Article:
I picked Iron Cast up from the New shelf at the library, and it turned out to be a great debut from a novelist I will follow eagerly. The gorgeous cover drew me in, and the setting matches: 1919 Boston, the Cast Iron nightclub. It's right before Prohibition, but there's still something illegal going on at the Cast Iron: hemopaths are performing.
I love the 1920's—flappers, speak-easies, jazz, independent women, gangsters and shady backroom deals. Add magic and you've got a smoky, intoxicating backdrop for a tale of two girls from the opposite sides of town with a friendship strong enough to take on the world.
The magic was intriguing—hemopaths have an "affliction of the blood" that makes iron painful to them but gives them various magical talents, like manipulating emotions, creating illusions, changing their appearance. I loved how the magic was associated with an art: musicians use their music to make people feel emotions; wordsmiths use poetry to create illusions, actors can change their appearance.
The plot was twisty with betrayals and the looming menace of the Haversham Asylum (what exactly are they doing to hemopaths in the basement???). All sorts of divisions—class, money, race, background—are mined for all the tension and mistrust they create. But holding fast at the centre of it all is the friendship between Ava and Corinne. Rich, white, high society Corinne and poor, black, immigrant Ava have an unshakeable loyalty and trust between them that was a pleasure to watch. So many fist-pumping moments where one girl comes through for the other, who never doubted she would.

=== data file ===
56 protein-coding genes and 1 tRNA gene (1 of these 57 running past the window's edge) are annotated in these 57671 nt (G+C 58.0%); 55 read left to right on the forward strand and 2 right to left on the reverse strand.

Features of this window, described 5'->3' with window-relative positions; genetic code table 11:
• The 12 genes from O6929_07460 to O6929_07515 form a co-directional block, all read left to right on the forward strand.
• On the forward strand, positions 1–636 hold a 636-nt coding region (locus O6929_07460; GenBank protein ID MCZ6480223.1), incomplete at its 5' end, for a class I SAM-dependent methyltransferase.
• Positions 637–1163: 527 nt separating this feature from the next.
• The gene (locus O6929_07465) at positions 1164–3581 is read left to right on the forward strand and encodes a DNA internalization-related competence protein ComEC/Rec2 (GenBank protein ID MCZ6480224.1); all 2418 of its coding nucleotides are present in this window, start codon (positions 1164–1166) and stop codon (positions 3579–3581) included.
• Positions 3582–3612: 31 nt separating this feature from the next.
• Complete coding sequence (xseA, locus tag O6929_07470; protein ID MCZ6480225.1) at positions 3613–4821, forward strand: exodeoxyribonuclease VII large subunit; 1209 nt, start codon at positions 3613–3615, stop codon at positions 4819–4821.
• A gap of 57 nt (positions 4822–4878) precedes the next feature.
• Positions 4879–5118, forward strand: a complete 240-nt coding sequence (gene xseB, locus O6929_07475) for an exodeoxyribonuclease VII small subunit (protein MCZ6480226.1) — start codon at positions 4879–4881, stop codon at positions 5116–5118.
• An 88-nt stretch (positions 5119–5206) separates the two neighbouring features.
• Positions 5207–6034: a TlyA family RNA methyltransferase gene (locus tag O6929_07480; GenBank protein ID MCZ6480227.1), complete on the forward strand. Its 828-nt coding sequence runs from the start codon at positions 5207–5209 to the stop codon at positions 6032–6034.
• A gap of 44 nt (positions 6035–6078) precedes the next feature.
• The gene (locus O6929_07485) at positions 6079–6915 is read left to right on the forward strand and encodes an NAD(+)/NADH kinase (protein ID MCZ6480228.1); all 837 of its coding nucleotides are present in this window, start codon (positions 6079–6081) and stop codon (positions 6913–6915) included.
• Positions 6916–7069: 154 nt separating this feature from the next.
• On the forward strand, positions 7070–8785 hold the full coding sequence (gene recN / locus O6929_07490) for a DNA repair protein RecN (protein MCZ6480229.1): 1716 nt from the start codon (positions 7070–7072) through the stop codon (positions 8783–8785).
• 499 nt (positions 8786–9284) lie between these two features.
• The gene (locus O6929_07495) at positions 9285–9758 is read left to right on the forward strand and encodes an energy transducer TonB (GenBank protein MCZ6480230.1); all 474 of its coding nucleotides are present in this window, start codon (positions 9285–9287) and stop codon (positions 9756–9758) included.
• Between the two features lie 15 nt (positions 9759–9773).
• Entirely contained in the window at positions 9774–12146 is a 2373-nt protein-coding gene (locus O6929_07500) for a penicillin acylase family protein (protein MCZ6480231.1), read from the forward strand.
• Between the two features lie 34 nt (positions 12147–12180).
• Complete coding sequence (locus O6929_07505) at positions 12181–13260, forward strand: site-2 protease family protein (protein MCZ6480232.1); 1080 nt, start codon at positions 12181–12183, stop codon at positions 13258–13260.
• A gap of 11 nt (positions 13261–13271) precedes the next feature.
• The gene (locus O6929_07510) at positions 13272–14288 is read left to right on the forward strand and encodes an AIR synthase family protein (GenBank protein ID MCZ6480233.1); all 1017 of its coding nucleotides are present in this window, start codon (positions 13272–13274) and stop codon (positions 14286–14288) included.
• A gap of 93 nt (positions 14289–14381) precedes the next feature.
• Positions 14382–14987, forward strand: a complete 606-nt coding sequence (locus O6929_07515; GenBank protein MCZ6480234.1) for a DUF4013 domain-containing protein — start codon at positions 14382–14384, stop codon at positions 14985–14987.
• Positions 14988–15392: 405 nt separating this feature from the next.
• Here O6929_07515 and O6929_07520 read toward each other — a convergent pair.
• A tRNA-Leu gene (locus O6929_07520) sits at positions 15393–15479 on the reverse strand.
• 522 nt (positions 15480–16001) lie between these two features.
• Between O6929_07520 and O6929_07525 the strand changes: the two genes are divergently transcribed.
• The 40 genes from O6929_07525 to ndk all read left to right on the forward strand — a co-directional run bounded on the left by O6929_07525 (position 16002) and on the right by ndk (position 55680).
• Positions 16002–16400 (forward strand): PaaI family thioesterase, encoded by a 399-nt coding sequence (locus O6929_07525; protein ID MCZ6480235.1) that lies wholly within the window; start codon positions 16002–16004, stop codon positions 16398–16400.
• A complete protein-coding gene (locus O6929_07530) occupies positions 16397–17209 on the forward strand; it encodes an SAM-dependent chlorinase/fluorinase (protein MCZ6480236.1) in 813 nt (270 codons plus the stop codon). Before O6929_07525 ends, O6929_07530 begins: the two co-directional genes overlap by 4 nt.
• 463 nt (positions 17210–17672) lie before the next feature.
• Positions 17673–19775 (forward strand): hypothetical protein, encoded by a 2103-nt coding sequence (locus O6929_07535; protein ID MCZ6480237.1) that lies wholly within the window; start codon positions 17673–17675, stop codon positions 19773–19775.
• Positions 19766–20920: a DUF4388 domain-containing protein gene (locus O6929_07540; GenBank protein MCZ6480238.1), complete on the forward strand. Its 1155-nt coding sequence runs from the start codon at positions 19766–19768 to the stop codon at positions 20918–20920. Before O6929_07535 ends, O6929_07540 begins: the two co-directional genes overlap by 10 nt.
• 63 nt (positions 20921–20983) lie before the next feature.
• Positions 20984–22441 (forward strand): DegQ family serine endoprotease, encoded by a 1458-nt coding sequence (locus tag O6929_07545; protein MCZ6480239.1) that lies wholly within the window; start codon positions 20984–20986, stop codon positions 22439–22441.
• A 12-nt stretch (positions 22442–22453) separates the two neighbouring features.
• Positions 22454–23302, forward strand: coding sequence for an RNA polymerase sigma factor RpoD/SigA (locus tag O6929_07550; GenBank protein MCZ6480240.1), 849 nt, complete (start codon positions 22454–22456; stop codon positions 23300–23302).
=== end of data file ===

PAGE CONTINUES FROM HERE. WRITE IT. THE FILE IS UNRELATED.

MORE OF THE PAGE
I also loved the two romantic relationships, which were realistic and respectful (I mean both the characters' treatment of each other and the author's treatment of the characters: they were all real people who weren't being crammed into a plot device), but I was very happy that the key relationships were the friendships. As this goodreads reviewer cleverly points out, Iron Cast is all about trust, and it was explored in so many different ways through all the different characters.
So many happy things about this book! I don't know much about '20s food, so I'll compare it to jazz—not the boring kind, but the swinging, be bop kind you can dance to. Sing Sing Sing (here it is with awesome dancing from that fantastic movie Swing Kids):